Noose found on a $ 1.7 billion MSG Sphere location in Las Vegas

Diving letter:

  • A noose was found on the construction site of the $ 1.7 billion MSG Entertainment Sphere event project in Las Vegas.
  • “This heinous and heinous act is totally unacceptable and we are working with local authorities to identify those responsible so that appropriate action can be taken,” said a statement emailed to Construction Dive. “We will step up our zero-tolerance policy against harassment of any kind – including racist and harmful acts like this.”
  • While construction on the project began in 2018, there have been delays due to COVID-19, although completion is scheduled for 2023. Originally under the management of the Dallas-based contractor AECOM, MSG took over the construction of the facility at the end of 2020. to strengthen its own in-house construction experience.

Dive Insight:

A similar incident was reported on another major hotel project in Las Vegas last summer, the $ 4.3 billion Resorts World Las Vegas. A noose was discovered in one of the hotel’s towers and reported to general contractor WA Richardson on June 24, 2020, according to a statement from Resorts World.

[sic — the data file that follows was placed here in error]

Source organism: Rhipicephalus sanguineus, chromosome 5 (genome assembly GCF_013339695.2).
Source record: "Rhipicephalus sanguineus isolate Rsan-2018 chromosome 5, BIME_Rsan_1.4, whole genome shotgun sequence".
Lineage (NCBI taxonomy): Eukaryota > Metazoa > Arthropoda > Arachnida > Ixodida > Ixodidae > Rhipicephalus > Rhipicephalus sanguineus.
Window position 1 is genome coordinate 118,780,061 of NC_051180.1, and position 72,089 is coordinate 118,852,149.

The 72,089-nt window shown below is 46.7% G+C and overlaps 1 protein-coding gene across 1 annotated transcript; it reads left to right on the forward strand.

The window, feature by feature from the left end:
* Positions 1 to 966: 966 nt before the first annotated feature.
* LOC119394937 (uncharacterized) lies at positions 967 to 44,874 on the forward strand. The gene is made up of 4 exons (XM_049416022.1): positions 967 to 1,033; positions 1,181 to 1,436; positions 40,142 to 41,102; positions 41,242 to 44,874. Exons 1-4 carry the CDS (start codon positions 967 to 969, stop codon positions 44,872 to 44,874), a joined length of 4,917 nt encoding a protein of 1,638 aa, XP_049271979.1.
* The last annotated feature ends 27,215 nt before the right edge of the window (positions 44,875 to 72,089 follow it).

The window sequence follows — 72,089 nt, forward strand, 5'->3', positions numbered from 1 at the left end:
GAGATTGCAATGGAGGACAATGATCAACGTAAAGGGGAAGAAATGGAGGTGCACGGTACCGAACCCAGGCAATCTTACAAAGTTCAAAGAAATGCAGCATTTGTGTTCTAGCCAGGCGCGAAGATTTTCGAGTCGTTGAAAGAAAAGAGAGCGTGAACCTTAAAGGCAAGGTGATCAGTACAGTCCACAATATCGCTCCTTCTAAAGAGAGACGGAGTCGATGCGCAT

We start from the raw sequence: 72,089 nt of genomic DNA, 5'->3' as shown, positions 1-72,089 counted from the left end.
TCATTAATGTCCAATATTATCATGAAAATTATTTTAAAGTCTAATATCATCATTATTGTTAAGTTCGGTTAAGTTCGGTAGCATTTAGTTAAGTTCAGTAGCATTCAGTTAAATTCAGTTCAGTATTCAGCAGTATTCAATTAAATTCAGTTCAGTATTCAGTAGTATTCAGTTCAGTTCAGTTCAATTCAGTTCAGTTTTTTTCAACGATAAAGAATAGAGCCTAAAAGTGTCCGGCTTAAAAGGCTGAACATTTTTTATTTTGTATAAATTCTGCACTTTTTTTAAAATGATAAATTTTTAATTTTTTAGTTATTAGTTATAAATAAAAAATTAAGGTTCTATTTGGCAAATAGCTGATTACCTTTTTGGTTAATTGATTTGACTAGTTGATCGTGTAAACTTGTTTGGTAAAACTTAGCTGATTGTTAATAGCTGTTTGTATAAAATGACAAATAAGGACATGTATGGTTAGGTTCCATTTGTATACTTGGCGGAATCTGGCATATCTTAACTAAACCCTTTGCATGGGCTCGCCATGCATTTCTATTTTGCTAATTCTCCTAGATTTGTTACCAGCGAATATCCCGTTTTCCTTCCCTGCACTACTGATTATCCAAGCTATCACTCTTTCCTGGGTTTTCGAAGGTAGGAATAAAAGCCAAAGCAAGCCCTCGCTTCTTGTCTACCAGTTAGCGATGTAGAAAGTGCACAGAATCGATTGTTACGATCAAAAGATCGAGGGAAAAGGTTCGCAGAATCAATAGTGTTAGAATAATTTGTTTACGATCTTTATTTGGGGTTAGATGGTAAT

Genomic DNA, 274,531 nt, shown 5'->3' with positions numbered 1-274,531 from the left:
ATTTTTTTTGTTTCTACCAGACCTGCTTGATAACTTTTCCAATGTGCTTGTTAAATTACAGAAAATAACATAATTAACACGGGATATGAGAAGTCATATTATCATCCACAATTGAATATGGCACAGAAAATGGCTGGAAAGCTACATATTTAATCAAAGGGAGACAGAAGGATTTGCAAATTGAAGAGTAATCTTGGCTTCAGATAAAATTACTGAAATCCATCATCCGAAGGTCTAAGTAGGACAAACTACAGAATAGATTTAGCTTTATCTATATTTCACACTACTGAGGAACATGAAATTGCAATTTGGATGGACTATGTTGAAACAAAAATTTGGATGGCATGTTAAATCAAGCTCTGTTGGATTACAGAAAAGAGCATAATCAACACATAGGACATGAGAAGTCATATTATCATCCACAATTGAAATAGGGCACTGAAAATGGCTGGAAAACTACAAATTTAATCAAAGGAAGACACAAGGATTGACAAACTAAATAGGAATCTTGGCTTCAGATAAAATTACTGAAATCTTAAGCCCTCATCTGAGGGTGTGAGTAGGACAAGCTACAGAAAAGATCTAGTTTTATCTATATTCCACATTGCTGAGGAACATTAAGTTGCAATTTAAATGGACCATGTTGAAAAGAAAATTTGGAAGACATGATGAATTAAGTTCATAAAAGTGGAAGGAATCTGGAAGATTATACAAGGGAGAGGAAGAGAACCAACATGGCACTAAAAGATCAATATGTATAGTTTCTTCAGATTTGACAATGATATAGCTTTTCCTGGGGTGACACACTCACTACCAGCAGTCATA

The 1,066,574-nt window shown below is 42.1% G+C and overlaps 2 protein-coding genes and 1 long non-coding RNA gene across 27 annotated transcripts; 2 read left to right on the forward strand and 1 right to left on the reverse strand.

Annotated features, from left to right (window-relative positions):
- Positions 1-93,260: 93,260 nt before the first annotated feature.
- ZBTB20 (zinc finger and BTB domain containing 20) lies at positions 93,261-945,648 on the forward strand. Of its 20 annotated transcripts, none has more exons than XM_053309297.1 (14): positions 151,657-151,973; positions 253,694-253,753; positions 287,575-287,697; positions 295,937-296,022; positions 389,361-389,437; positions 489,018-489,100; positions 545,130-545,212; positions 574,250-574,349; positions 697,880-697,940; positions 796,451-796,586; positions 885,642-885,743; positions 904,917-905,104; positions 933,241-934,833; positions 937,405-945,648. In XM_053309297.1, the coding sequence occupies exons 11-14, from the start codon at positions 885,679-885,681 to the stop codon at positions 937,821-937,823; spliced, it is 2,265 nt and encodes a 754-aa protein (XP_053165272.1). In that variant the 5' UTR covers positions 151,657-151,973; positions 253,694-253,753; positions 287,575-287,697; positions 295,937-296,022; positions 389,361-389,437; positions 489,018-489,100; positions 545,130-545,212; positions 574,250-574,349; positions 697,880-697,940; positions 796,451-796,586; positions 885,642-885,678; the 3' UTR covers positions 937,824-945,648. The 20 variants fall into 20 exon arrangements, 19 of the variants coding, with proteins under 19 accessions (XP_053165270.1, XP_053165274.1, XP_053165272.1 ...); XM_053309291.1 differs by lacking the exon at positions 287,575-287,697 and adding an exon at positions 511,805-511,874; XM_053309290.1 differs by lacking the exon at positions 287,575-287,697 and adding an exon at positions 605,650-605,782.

Snares have appeared on construction sites across the country in recent years and have attracted increasing attention following the May 2020 murder of George Floyd in Minneapolis. The Equal Opportunities Commission received at least 50 complaints about slings on construction sites between 2015 and 2020, according to the Washington Post.

The most recent high profile event occurred at an Amazon construction site in Windsor, Connecticut, led by New Jersey-based contractor RC Andersen. Since April 27, up to eight loops have been found on the 3.6 million square meter construction site of the fulfillment center.

While the FBI is investigating the incidents as hate crimes and Amazon closed the site twice while condemning the hatred at its facility, the person responsible for the nooses had still not been identified at press time, although in the case.

This is the constant hallmark of more than 20 other racist incidents that made headlines on construction sites over the past year. Few arrests were made while companies denounced the actions and often called local authorities to investigate. An exception was at EllisDons Michael Garron Hospital in Canada, where the offer of a $ 50,000 reward resulted in the arrest of a crime suspect.

The recurring appearance of the hate symbol on construction sites has challenged the industry as it seeks to expand its diversity and inclusion initiatives to attract younger workers to its ranks. Hundreds of construction companies have joined the Associated General Contractors of America’s Culture of CARE initiative, which promotes diversity and inclusion in the construction industry.

Source link